The New York Times explains how PE firms managed to find profits on deals, even when they badly miscalculated and drove the firm into bankruptcy.
The prime example used is Thomas H. Lee Partners, which has made $77 million on the 133-year-old Simmons Bedding Company. Simmons will soon file for bankruptcy, which could cost bondholders $575 million. And before Thomas H. Lee, there were others: various private equity owners have made around $750 million in profits from Simmons over two decades.
NYT: These private investors were able to buy companies like Simmons with borrowed money and put down relatively little of their own cash. Then, not long after, they often borrowed even more money, using the company’s assets as collateral — just like home buyers who took out home equity loans on top of their first mortgages. For the financiers, the rewards were enormous.
Twice after buying Simmons, THL borrowed more. It used $375 million of that money to pay itself a dividend, thus recouping all of the cash it put down, and then some.
A result: THL was guaranteed a profit regardless of how Simmons performed. It did not matter that the company was left owing far more than it was worth, just as many people profited from the mortgage business while many homeowners found themselves underwater.
As the Times notes, “more than half the roughly 220 companies that have defaulted on their debt in some form this year were either owned at one time or are still controlled by private equity firms, according to analysts at Standard & Poor’s.”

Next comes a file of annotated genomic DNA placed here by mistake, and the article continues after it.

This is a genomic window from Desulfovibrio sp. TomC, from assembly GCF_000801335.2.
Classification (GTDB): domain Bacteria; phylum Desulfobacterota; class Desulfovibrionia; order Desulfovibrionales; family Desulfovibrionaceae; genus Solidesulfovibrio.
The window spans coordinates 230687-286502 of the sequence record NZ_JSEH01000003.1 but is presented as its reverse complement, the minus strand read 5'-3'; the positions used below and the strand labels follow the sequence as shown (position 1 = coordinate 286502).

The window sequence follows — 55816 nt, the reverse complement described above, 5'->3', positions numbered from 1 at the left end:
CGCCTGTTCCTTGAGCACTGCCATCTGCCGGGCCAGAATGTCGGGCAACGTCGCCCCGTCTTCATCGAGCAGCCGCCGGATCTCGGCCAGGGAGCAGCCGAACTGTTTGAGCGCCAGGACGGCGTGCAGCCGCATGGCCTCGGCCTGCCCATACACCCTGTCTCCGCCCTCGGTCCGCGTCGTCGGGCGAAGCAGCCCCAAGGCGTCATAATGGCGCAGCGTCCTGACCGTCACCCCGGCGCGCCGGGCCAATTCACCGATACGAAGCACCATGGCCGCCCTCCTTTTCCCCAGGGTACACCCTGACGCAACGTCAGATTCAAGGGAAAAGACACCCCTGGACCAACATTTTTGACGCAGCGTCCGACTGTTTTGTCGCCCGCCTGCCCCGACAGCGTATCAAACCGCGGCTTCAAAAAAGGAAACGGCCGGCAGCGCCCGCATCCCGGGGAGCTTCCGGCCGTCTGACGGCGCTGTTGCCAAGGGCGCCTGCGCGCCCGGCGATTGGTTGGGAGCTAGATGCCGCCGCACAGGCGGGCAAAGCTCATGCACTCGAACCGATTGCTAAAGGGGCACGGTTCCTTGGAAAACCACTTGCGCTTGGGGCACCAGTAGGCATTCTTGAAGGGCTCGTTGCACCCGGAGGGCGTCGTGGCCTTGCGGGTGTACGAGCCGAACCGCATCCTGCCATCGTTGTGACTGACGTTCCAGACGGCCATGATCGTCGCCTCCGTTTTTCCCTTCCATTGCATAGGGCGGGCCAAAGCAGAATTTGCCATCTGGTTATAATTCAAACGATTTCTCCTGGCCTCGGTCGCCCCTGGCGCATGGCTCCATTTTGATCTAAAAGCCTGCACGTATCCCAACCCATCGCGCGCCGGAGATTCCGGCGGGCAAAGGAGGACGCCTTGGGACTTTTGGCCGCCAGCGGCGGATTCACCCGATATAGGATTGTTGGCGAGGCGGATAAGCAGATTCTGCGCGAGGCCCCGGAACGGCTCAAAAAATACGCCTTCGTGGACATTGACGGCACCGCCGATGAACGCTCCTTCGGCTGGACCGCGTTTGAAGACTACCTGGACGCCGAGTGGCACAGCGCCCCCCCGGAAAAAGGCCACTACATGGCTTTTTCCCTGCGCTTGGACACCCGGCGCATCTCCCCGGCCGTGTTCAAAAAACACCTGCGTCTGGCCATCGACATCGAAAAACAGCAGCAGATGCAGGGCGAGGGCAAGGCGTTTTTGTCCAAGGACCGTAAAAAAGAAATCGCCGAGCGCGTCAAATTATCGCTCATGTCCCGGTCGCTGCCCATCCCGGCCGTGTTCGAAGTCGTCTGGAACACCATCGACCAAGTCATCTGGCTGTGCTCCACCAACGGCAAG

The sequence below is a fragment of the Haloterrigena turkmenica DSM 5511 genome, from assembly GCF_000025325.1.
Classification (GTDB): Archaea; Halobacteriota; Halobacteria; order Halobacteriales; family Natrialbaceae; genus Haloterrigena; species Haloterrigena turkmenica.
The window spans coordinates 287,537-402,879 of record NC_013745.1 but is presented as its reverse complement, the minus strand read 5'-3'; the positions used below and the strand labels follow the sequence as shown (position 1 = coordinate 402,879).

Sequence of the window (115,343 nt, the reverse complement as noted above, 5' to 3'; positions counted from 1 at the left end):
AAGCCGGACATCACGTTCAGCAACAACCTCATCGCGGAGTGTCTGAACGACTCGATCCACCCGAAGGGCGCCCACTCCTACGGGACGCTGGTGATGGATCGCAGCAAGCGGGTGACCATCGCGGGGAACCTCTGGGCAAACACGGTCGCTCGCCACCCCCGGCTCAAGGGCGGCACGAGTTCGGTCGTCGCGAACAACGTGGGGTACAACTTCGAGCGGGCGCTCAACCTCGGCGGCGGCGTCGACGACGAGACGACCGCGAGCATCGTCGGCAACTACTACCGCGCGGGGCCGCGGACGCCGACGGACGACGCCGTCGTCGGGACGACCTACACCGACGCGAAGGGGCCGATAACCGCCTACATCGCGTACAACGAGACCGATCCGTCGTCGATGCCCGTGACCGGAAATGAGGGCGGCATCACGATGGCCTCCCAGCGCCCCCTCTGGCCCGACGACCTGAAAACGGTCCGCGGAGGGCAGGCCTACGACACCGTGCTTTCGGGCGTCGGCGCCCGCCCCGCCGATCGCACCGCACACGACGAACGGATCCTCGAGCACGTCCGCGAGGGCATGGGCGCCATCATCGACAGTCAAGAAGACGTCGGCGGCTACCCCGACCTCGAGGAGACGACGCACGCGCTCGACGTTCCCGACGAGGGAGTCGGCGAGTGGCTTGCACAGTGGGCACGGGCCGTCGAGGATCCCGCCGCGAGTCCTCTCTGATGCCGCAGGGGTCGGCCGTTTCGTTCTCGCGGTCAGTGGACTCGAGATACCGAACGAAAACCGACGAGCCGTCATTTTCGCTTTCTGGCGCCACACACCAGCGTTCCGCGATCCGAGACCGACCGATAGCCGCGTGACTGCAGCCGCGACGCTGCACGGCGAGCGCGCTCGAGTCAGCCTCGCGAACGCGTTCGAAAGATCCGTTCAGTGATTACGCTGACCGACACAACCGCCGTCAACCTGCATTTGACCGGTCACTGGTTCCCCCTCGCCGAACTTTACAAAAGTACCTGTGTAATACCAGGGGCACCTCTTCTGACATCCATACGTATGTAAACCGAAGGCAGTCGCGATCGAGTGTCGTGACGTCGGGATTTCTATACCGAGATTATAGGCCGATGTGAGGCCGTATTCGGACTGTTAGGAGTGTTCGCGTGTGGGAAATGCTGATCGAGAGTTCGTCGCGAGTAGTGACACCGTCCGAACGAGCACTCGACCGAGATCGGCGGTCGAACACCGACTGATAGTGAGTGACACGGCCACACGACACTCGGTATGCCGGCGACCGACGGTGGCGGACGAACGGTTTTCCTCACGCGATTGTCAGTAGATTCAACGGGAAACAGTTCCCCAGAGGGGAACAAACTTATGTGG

Think of this as yet another symptom of the era of cheap money. Money came with such ridiculously generous terms that PE firms didn’t even have to have successful deals to make money — there were enough chances along the way to pay themselves dividends and collect fees, that it didn’t even matter if they drove the company into the ground, lost their investment, and had to declare bankruptcy.
Of course, the lenders get what they deserve. Our sympathies are with the scores of employees laid off at PE-owned firms (though to be fair, bankrupt companies don’t typically go out of business, and many of these layoffs were likely the result of the worst recession since the Great Depression, meaning they would have happened either way). It’s easy to villify the PE firms, but the root cause is cheap money and the perverse incentives created by it.